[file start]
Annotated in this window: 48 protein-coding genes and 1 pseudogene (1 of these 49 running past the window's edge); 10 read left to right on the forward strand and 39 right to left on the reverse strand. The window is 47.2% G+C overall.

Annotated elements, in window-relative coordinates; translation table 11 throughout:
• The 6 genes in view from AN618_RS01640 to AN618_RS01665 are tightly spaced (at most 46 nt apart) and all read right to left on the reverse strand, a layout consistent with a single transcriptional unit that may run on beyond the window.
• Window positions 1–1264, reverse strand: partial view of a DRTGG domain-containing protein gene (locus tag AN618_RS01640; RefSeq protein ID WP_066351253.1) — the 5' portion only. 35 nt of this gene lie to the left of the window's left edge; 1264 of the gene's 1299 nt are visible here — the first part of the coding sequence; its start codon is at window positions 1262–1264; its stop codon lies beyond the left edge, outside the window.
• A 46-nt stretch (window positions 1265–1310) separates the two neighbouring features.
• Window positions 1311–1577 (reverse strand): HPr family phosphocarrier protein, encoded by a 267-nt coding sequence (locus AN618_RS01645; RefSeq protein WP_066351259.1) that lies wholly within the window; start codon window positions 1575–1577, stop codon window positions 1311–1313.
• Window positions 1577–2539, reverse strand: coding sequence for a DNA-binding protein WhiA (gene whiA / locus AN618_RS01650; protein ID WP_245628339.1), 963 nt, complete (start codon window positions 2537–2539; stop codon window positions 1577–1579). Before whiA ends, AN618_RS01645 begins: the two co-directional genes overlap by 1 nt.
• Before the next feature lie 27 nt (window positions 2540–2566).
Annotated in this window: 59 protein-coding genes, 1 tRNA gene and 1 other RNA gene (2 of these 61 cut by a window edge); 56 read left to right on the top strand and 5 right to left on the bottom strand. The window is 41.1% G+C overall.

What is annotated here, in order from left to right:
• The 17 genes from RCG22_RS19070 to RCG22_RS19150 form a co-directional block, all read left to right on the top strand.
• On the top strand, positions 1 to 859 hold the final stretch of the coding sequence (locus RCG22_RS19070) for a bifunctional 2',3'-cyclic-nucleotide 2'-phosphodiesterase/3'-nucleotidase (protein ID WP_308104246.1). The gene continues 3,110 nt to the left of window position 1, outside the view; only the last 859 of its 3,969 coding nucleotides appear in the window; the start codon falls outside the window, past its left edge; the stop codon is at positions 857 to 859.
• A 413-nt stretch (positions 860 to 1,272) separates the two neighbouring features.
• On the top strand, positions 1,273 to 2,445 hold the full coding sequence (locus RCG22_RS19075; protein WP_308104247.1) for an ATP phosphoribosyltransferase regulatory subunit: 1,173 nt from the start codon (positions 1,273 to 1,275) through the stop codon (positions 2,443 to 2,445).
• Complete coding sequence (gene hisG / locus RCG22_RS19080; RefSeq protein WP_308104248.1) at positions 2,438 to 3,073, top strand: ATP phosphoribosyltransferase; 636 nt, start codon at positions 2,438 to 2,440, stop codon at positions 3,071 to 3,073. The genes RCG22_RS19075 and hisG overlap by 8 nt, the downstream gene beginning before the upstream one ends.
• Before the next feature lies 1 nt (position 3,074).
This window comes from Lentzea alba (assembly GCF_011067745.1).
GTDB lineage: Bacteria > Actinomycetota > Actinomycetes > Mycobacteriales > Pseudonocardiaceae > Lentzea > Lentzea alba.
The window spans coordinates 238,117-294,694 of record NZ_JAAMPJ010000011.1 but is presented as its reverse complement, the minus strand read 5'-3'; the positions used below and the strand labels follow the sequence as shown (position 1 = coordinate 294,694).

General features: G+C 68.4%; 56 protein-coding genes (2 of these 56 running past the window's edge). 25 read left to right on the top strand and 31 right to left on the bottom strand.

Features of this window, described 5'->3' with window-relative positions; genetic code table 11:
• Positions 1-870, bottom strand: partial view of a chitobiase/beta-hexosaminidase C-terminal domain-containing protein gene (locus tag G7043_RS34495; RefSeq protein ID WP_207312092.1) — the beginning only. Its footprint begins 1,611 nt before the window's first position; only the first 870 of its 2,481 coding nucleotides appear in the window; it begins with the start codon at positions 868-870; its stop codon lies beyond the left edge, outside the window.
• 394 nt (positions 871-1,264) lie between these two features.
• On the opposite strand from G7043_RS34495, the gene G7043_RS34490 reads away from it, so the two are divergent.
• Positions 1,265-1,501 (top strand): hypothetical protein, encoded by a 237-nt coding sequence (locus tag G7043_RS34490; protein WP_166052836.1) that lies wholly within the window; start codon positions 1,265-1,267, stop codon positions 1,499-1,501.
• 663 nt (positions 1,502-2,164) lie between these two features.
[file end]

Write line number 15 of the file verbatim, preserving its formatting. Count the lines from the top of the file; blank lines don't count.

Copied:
• Complete coding sequence (gene hisG / locus RCG22_RS19080; RefSeq protein WP_308104248.1) at positions 2,438 to 3,073, top strand: ATP phosphoribosyltransferase; 636 nt, start codon at positions 2,438 to 2,440, stop codon at positions 3,071 to 3,073. The genes RCG22_RS19075 and hisG overlap by 8 nt, the downstream gene beginning before the upstream one ends.